The Talos Principle 2 Mac Methods

The Talos Principle 2 on Mac: Working Methods and Performance

Playing The Talos Principle 2 on Mac is a bit tricky since the game isn’t natively supported. But fear not, as we’ve tried out different methods, and we’re here to share our experiences with you. We explored cloud services like Boosteroid and GeForce Now, along with more traditional routes like Boot Camp and CrossOver paired with Apple’s Game Porting Toolkit (GPTK). Each method has its pros and cons and offers something for every kind of Mac gamer, but if you want to learn more, make sure you read what follows next.

The Talos Principle 2 Mac Methods That Work

If you are ready to jump into The Talos Principle 2 Mac adventure, here’s a breakdown of the methods that we tried, plus links to more detailed instructions. And if you want to read about our detailed take on each, just scroll down a little bit.

Boosteroid is an independent cloud gaming platform that integrates all major vendors to its service and excels in adding support for the latest titles before other platforms. Read our review on Boosteroid. Look at our Boosteroid list of games.

Top Pick: Our recommendation goes to Boosteroid, an ideal starting point for the majority of Mac users. Its simplicity and consistent 60 FPS performance, even with contemporary titles, make it stand out. Notably, it provides a satisfying gaming experience without overheating your Mac or demanding extensive storage space.

Features: Constant 1080p/60 FPS; Stable connection; Low bandwidth requirements (15 MBPS); Huge gaming library with all the latest AAA titles

GeForce Now is the most well-known cloud gaming service at the moment, and it also has the biggest gaming library out there. Additionally, this is the only cloud gaming service that currently features a free option.


  • A free (albeit limited) subscription plan.
  • Ability to play with 4K and 120 FPS and use RTX technology with its Ultimate plan.
  • Supports upwards of 1500 games.

CrossOver functions as a compatibility bridge, seamlessly running Windows-based applications on macOS by translating their underlying code. With a user-friendly interface and quick setup, it’s crucial to note that gaming performance can vary across different titles. Emulated games, in general, may offer slightly suboptimal performance compared to native counterparts. CrossOver excels when used on powerful Apple Silicon machines, particularly those with M1 Pro or higher, ensuring a smoother and more enjoyable gaming experience.

Recent Integration: CrossOver has recently integrated the potent Game Porting Toolkit translation layer, allowing the running of DirectX 12 games. This integration positions CrossOver as the current optimal choice for downloading and playing games on Apple Silicon Macs.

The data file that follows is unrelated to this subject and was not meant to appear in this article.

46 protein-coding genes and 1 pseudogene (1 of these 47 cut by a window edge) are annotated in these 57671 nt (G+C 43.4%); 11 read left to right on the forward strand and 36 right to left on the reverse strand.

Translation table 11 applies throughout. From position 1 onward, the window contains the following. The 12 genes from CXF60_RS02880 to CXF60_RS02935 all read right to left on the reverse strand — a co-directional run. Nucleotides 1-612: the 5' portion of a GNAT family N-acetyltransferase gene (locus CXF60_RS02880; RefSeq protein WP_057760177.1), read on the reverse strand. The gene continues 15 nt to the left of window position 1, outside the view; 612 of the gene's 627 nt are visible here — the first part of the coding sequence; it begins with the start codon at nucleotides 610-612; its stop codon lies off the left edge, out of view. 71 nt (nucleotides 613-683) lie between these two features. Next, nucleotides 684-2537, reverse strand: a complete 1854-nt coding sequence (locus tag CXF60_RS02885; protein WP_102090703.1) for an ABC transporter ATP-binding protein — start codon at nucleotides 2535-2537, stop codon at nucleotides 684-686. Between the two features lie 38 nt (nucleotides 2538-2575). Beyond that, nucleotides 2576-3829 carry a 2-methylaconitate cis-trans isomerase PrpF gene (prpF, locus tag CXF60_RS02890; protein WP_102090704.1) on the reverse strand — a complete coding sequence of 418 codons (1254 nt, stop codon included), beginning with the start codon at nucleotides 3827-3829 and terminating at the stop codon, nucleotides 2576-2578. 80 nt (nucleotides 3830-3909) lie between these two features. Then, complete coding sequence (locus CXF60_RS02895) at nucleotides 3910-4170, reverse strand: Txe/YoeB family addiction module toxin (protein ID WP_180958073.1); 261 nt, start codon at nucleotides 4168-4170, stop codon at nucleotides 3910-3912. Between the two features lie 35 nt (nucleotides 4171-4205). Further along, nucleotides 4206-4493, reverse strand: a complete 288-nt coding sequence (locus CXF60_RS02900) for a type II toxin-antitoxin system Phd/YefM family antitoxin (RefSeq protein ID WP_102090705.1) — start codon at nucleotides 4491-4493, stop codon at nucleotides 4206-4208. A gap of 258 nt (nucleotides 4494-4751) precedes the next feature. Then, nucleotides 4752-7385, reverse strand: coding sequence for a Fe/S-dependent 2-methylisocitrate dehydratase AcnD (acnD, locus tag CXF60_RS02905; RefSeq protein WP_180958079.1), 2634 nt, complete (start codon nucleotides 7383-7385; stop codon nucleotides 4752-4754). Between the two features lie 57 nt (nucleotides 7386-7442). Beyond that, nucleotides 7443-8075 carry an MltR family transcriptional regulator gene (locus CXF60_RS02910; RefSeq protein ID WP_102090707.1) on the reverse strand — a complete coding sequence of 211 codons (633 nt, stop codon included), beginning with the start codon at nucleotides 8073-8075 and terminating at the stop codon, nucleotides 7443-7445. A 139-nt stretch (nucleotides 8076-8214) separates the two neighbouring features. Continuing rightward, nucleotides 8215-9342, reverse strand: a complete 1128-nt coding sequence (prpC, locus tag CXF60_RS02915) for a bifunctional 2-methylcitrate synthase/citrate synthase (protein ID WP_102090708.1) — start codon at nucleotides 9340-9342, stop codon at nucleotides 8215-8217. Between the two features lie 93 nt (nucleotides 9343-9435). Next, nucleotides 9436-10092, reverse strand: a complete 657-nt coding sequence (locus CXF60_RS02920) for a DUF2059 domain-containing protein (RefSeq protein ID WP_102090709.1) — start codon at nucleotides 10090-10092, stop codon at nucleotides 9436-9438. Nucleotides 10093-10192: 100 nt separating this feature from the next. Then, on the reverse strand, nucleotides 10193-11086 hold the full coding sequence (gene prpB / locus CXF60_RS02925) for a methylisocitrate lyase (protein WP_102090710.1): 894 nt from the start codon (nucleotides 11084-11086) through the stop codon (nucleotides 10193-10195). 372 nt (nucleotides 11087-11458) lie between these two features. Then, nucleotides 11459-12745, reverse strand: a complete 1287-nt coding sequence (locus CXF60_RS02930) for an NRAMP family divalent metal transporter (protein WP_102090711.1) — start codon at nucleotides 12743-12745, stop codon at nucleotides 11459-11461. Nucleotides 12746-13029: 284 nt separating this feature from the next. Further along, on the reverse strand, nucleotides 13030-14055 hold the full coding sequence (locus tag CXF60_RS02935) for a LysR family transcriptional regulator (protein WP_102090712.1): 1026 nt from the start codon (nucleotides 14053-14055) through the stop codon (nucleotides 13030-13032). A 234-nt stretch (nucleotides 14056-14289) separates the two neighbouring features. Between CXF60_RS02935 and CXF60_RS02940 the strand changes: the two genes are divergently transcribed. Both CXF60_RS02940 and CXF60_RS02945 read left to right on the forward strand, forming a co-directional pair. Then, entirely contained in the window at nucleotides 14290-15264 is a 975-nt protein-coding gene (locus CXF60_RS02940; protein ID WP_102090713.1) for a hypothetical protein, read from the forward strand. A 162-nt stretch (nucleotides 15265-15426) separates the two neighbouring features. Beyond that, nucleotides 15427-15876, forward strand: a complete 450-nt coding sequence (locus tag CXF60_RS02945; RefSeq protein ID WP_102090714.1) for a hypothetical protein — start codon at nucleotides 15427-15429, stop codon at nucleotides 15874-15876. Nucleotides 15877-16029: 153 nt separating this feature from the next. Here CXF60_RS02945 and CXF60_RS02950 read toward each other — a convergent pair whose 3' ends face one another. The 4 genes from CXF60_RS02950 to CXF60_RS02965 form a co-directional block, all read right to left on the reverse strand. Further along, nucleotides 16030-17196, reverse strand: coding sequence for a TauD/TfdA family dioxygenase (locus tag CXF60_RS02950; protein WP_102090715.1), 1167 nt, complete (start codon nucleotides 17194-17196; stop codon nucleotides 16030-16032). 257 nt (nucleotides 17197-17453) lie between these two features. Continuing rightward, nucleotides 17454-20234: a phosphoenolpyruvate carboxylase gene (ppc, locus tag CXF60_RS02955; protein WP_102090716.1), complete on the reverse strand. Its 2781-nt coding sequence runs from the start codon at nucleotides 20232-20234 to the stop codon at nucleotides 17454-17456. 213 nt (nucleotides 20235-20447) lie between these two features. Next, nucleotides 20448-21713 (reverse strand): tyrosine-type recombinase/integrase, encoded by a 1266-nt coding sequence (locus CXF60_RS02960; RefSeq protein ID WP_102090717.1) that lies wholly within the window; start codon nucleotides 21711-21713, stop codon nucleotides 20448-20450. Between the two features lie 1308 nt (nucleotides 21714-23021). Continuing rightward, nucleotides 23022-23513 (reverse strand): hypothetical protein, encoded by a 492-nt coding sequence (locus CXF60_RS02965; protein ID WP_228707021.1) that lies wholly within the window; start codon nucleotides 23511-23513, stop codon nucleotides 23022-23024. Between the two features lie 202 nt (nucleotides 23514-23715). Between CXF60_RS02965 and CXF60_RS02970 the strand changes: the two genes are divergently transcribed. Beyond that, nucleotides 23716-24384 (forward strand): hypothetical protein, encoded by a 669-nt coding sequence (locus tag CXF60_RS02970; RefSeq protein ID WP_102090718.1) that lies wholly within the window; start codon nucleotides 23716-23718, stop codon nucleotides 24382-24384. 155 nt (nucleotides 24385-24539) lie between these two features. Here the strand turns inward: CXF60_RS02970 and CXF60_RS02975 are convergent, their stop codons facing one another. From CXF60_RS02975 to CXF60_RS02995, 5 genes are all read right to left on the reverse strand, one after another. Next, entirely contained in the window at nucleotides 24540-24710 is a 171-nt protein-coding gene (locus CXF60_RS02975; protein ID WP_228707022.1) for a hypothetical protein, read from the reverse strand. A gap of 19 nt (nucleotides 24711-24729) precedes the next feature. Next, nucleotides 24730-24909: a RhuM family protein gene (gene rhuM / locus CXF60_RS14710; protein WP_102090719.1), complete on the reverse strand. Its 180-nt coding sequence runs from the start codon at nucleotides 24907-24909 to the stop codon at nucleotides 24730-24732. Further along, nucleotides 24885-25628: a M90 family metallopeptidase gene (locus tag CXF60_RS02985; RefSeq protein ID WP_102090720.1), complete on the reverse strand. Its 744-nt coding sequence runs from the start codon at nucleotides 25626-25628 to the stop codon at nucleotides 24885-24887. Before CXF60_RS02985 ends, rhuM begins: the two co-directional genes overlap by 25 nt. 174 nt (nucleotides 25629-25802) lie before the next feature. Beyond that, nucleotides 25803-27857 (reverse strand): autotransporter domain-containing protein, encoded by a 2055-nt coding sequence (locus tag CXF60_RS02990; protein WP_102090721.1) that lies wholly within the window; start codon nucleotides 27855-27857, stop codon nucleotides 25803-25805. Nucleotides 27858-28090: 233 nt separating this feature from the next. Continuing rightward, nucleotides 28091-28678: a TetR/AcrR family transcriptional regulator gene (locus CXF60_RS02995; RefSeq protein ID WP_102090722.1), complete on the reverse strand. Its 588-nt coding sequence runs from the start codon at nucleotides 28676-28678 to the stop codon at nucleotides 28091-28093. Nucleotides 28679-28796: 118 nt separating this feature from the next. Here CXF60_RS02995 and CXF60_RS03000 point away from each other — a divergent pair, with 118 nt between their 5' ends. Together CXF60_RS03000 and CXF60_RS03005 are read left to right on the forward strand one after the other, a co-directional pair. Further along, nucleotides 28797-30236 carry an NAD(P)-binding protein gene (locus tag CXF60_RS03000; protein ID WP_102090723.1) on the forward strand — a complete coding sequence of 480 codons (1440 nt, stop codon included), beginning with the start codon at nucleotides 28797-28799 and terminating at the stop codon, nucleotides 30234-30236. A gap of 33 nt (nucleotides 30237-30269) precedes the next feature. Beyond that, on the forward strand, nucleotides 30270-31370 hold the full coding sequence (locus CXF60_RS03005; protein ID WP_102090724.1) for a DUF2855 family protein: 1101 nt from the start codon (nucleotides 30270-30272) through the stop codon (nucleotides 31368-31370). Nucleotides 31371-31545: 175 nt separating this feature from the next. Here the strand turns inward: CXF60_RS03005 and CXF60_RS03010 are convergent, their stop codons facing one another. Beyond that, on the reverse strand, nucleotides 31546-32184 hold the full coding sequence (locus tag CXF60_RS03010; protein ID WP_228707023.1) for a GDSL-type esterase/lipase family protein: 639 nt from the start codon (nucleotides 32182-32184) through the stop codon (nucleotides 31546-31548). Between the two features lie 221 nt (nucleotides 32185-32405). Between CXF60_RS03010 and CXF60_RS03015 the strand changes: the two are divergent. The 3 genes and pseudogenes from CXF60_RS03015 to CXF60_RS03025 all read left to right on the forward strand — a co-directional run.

• Makes it possible for Windows software to operate on macOS by converting their code.
  • Has an intuitive interface, simplifying the process of getting Windows software up and running on your Mac.
  • To achieve a smoother gaming experience, CrossOver is most suitable for users with an M1 Pro processor or higher.

Boot Camp Assistant, a native Apple application pre-installed on Intel-based Mac models, facilitates the installation of the Windows 10 operating system in a dedicated partition on the Mac. By booting from this partition, the Mac transforms into a Windows PC, enabling the seamless execution of all compatible software.

Note: Not available for Apple Silicon models.


  • Provides native Windows 10 experience.
  • Allows running all Windows-compatible programs and games as long as the Mac’s hardware can support them.

Is Cloud Gaming the Answer for playing The Talos Principle 2 on Mac?

If you’re itching to play The Talos Principle 2 on Mac, cloud gaming could be the answer as it tackles both compatibility issues and hardware limitations. The lack of a native macOS version doesn’t matter, since the game is streamed online on powerful servers. This also means your Mac’s specs don’t have to be top-notch, which makes gaming accessible even for those with less powerful machines. The main thing here is the quality of your internet connection – the stable it is, the better the gaming experience.

That being said, slower internet speeds can cause increased input and output delays, which is a potential downside to the cloud gaming method. For many games, this might not be a big deal, but it could be a hurdle for a title like The Talos Principle 2 which is fast-paced. To test the experience for ourselves, we tried the game on two popular cloud services – Boosteroid and GeForce Now. Check out our experience below.